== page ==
"Not just seeing, but looking; not just hearing, but listening; not just passing people by, but stopping with them; not just saying 'what a shame, poor people!' but allowing yourself to be moved with compassion; and then to draw near, to touch and to say: 'Do not weep' and to give at least a drop of life."
Daily reflection: Alex Pereira
“We started off today by taking the bus over to St. Ursula’s Special School. It’s the only school for children with special needs in eastern Uganda, and it provides the students who attend a chance at life that otherwise would not have been available to them. I spent most of my time playing a game with a non-verbal girl. The game was pretty simple, as it only involved her guessing which hand I had a bottle cap in, but it was something which fascinated her for over an hour. It was an outpouring of pure love from both her and me, and in a country where special needs are so stigmatized, I think that these kinds of connections are exactly what these children deserve. I think St. Ursula’s is doing a great job at providing this, and I wish them all the best after we leave.”
7:30am: All-School Assembly at Lake View High school – group introduction
8-9:30am: School introduction and overview with Sr. Beatrice, tour of school grounds and dormitories
9:30-11:00am: 2nd period classroom observations
11:00am: Break for tea time with staff members from respective class observations
1:00pm: Lunch with students
1:30pm: Meet small group of students, share conversation
3:00pm: Presentation and group reflection time facilitated by Br. Adolf
4:30pm: All-school mass
6:30pm: Rosary with St. Andre house
Daily reflection: Kassandra Perez
"I really enjoyed talking to the teachers and hearing the different backgrounds they were all from, and why they decided to go into teaching in the first place. It was evident that there was a lot of pride in their culture and that they were incredibly welcoming to guests. However, I think being able to talk with some of the students one on one was my favorite part. They were so hardworking and put so much dedication into their work. It was incredible to see such passion in the students, passion that I don’t see in American students at times. It was definitely disheartening however to hear some of the students say they were limited in their studies due to funding. We have so many opportunities in America that some people definitely take for granted. it’s sad to see such passion being shut down due to lack of resources."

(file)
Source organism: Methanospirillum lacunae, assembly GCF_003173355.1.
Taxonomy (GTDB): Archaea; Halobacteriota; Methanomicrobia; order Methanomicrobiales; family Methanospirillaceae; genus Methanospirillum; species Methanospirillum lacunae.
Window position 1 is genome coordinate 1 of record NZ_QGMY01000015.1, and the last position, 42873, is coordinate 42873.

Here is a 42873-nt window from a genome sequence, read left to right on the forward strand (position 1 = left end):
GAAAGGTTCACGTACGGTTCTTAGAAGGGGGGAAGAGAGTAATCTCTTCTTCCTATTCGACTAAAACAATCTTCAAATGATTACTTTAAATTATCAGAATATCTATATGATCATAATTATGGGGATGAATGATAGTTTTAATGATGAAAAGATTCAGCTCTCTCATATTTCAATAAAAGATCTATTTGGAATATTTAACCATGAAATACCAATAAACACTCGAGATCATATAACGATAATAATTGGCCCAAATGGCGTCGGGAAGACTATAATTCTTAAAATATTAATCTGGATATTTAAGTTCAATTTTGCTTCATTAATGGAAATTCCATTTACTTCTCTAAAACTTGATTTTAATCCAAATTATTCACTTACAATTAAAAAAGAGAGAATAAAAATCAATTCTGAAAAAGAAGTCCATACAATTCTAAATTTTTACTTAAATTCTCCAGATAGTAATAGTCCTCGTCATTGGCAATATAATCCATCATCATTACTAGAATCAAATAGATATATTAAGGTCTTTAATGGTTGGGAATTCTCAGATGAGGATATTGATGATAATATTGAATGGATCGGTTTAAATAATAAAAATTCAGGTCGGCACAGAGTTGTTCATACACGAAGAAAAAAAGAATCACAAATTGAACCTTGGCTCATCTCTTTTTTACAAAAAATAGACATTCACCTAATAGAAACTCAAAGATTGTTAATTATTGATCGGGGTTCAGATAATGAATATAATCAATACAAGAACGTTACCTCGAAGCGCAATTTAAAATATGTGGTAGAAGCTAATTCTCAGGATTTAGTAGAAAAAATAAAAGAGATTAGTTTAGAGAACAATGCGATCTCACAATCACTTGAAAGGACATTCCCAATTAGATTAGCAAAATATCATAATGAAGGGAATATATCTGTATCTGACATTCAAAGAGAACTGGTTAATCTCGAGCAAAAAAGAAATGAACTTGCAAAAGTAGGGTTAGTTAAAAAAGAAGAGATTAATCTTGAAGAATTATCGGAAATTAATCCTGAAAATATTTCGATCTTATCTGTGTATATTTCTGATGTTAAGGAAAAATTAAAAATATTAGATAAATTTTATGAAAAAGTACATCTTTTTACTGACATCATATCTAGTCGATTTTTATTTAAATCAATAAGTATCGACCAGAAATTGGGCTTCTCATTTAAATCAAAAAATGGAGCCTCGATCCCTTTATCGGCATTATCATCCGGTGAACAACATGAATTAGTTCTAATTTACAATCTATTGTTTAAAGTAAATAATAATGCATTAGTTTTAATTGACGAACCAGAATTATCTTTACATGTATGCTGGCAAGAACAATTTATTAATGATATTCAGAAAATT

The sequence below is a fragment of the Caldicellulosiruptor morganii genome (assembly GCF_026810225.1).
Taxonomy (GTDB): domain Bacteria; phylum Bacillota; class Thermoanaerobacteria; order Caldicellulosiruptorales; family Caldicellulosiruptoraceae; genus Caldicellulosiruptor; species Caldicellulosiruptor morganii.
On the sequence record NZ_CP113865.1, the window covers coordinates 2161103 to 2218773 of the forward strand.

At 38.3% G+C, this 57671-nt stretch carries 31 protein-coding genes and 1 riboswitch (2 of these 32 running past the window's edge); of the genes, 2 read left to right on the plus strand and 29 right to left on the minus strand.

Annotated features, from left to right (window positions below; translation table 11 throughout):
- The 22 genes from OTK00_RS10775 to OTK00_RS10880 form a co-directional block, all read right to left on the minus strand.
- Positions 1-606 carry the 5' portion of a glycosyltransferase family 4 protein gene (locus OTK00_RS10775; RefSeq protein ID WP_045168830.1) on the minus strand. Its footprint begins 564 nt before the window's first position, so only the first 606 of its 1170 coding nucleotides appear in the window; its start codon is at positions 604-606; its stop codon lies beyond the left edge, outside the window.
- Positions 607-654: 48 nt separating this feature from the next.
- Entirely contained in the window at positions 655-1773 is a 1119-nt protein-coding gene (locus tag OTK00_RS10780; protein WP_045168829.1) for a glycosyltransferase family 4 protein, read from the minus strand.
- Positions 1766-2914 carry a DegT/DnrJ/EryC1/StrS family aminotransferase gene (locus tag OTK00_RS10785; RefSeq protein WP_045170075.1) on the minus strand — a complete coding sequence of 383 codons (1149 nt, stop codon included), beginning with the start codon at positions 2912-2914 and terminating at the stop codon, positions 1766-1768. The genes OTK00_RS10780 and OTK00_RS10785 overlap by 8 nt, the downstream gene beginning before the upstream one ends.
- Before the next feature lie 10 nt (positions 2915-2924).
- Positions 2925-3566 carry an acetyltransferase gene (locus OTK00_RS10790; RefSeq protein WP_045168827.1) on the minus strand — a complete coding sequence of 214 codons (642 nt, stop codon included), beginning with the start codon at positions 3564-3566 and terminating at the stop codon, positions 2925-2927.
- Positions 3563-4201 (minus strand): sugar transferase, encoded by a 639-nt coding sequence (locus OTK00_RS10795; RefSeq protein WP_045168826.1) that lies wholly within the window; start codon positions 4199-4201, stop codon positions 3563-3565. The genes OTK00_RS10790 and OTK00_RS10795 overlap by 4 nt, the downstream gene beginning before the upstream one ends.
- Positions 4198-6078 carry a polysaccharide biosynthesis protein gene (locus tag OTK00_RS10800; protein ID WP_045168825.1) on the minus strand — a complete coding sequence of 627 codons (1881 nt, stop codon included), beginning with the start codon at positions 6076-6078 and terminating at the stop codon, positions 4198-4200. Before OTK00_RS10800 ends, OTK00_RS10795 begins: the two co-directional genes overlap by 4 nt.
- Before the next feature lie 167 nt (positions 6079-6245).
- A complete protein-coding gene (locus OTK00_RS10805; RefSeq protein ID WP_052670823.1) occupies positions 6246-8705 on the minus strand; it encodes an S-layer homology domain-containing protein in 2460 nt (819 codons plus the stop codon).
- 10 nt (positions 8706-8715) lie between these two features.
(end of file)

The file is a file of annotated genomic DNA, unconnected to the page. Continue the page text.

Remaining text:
Daily reflection: Anthony Giuliano
"While Thursday was filled with plenty of meaningful experiences, my favorite part of the day was our return to Holy Cross Lake view Secondary School to play sports with the students. We started our field day throwing around an American football, teaching the students the technique of how to hold and throw the football. After doing that for a short while, we transitioned to Ugandan football, or as we Americans know it, soccer. To say the least, the members of Lake view are incredibly good at football and I was admittedly a bit intimidated. We joined the faculty team and played some of the students.
While football was clearly not my game, I had such an incredible time playing with my Ugandan friends. They were incredibly welcoming and encouraging despite my lack of ability. I felt like in a lot of ways this game was representative of our experience here. While in many ways I am a stranger here and a stranger to the game of football, I could not have felt more at home playing alongside these guys. For our entire stay I have felt welcomed and celebrated. And when I scored the winning goal of our football match, I was certainly made to feel celebrated. In just a single 90 minute match, I had an experience that I will forever remember as a symbol of what these people have come to mean to me. For that, I will be forever grateful.”
Daily reflection: Matt Schoenbauer
I’ve dealt with more surprising, challenging, and confusing experiences than I can really handle right now, so I’m going to start with some concrete points in time order, and I’ll do the abstractions and applications later.
The kindness and hospitality that the Ugandan people displayed to our group is unlike anything I’ve ever seen before.
Many of our interactions with the people of Uganda have had some musical component, and the display of broad musical competence (in Church or school assemblies) blows away anything I’ve seen in America.
The students at St. Ursula’s (a school for the disabled) were loving and lovable in a way that was seriously powerful and completely unfamiliar to me.
Lake view gave a mix of impressions on me and my fellow students. The children at this school have a shocking amount of focus and dedication, which was impressive despite what appeared to us to be poor working and living conditions. However, relative to the Ugandan standard, these students were very well off, and it’s not totally clear that the support provided to this school would be the most effective for Uganda as a whole.
For me, this means that I am now very seriously considering spending a year after graduation working to serve these communities, understand their needs, and maintain a connection between Dunne and Lake View. I have a whole host of reasons why I think that this is a very good idea that I can’t totally explain right now, but if I’ve learned anything from this trip, it’s that any attempts for change are ineffective without time, energy, and financial resources directed both at understanding problems and implementing the best possible solution.